Regardless of what you think of the Christianity of my upbringing, its one unambiguously worthy value is that of loving others. “Love your enemies,” “Love God with all your heart and all your soul and all your mind and with all your strength,” “Love your neighbor as yourself”: Pouring love into the world is Christianity’s core mandate. For five decades of church-going and three decades of serious spiritual practice, loving others has been my orientation and effort.
So when my friend Michael Bischoff cavalierly told a crowd, “What matters is the degree to which we can receive love,” my jaw dropped. (more…)
When I was teaching seventh grade and also going to night school for my masters degree, one synchronistic day I taught a lesson on writing dialogue to my twelve-year-olds only to show up at my evening class—to a lesson on dialogue. Of course I told the kids the next day. The lovely (and ironic part) of practicing any art is that you’re never done. Every facet of the literary craft has infinite depth. I’ll be learning how to write dialogue for the rest of my life. (more…)
Ask what I’m learning in the Living School and I’ll blather incoherently, enthusiastically, and at great length about the Christian mystical tradition, the significance of contemplation, and a complete overhaul of my faith. I was doing just that at Easter dinner a few weeks ago. My father-in-law asked, and all eleven relatives at the table stared at me blankly while I answered. Afterward, my brother-in-law quipped, “You should say you’re studying an ancient wisdom tradition. Calling it ‘Christian’ just throws everybody off.” Well, yes. (more…)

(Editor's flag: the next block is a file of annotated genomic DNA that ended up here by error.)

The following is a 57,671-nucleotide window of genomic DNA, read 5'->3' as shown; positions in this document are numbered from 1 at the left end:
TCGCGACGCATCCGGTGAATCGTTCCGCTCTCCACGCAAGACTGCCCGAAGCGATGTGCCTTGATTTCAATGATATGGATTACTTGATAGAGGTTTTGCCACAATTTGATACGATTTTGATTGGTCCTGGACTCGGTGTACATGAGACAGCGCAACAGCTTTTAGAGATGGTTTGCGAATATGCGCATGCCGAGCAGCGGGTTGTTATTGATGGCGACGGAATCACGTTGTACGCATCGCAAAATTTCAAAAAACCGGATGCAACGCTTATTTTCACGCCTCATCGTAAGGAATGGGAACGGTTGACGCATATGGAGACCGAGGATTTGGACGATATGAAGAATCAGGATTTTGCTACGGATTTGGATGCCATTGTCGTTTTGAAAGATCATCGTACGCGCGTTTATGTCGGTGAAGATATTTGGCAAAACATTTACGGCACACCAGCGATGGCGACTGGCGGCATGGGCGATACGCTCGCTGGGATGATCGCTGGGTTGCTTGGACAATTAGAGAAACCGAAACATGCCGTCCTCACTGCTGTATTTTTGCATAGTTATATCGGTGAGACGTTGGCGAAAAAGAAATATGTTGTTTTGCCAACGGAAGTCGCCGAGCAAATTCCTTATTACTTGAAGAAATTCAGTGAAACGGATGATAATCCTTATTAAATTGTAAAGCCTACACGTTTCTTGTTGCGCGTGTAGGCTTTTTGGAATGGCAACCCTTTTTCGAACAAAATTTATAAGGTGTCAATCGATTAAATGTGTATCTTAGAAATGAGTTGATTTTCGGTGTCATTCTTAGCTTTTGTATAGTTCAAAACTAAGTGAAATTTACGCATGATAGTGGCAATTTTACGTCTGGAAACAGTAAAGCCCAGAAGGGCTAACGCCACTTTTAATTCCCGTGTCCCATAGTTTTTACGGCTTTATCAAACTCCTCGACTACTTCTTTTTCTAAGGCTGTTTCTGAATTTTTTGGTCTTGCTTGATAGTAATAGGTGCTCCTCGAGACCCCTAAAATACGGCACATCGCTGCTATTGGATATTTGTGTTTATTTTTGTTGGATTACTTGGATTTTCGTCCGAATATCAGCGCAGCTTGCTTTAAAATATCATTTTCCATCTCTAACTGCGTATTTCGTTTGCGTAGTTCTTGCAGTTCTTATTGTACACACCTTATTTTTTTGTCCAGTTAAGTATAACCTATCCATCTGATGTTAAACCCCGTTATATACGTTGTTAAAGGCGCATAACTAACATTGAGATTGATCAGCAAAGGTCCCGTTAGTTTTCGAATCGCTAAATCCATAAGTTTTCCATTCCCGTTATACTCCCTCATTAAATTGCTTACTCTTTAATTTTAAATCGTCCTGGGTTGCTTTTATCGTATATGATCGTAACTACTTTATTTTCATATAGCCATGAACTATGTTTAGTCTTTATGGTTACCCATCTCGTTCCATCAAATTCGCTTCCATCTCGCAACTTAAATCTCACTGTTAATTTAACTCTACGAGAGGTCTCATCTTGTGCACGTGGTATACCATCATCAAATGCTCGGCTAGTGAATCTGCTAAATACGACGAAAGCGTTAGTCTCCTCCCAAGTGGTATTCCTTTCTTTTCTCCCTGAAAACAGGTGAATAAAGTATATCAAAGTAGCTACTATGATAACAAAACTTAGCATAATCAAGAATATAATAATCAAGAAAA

Recently I’ve been asking a literary version of the perennial question about a tree falling in the woods with no one around to hear: If a creative work is complete but unread, does it wield any influence in the world?
I’m curious because writers spend a lot of angst and energy wondering whether their writing has value. I feel confident saying that the writing process is valuable; if engaged with an open heart, writing transforms the writer. And we all know that stories with the capacity to move readers are valuable. (more…)
Inveterate—confirmed, hardened, incorrigible, habitual, compulsive, obsessive: Yup, that describes me as a church-goer. I may lurk on the periphery, I may rail against the church’s (titanic) flaws, I may flinch every time I name myself a Christian, and yet I can’t help myself. Church has blessed me. So I show up.
Those of us who are inveterate church-goers are numb to scripture. We’ve heard the stories so much, our immediate reaction is, “Blah, blah, blah; same-old same-old.” A rare good sermon might shake us out of our complacency, helping us hear scriptural wisdom afresh or making it relevant. Every once in a while, a beam of sunlight breaks through the barriers of the text and lands, shockingly, on our bored hearts. Most of the time, for me at least, the Bible is flat, familiar, and, frankly, uninteresting. (more…)